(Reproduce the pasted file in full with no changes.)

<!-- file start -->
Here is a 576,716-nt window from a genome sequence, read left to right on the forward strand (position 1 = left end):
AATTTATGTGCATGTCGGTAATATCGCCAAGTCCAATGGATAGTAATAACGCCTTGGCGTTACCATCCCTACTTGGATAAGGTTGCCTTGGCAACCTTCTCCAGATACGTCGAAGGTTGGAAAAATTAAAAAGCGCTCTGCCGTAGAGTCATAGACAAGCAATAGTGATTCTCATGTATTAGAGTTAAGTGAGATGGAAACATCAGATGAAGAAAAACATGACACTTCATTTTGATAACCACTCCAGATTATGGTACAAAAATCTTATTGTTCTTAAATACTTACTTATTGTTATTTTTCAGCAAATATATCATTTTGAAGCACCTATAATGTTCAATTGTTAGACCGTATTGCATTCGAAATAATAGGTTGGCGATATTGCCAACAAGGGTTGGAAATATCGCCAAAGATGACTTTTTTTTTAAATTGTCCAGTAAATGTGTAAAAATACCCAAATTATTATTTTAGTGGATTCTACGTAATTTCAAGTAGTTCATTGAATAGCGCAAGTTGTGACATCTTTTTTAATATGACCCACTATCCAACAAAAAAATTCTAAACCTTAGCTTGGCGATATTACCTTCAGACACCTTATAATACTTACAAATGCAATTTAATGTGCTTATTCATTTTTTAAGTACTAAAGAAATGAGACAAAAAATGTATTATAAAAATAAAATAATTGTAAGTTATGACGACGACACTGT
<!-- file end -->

Here is a 576,716-nt window from a genome sequence, read left to right on the forward strand (position 1 = left end):
AATTTATGTGCATGTCGGTAATATCGCCAAGTCCAATGGATAGTAATAACGCCTTGGCGTTACCATCCCTACTTGGATAAGGTTGCCTTGGCAACCTTCTCCAGATACGTCGAAGGTTGGAAAAATTAAAAAGCGCTCTGCCGTAGAGTCATAGACAAGCAATAGTGATTCTCATGTATTAGAGTTAAGTGAGATGGAAACATCAGATGAAGAAAAACATGACACTTCATTTTGATAACCACTCCAGATTATGGTACAAAAATCTTATTGTTCTTAAATACTTACTTATTGTTATTTTTCAGCAAATATATCATTTTGAAGCACCTATAATGTTCAATTGTTAGACCGTATTGCATTCGAAATAATAGGTTGGCGATATTGCCAACAAGGGTTGGAAATATCGCCAAAGATGACTTTTTTTTTAAATTGTCCAGTAAATGTGTAAAAATACCCAAATTATTATTTTAGTGGATTCTACGTAATTTCAAGTAGTTCATTGAATAGCGCAAGTTGTGACATCTTTTTTAATATGACCCACTATCCAACAAAAAAATTCTAAACCTTAGCTTGGCGATATTACCTTCAGACACCTTATAATACTTACAAATGCAATTTAATGTGCTTATTCATTTTTTAAGTACTAAAGAAATGAGACAAAAAATGTATTATAAAAATAAAATAATTGTAAGTTATGACGACGACACTGT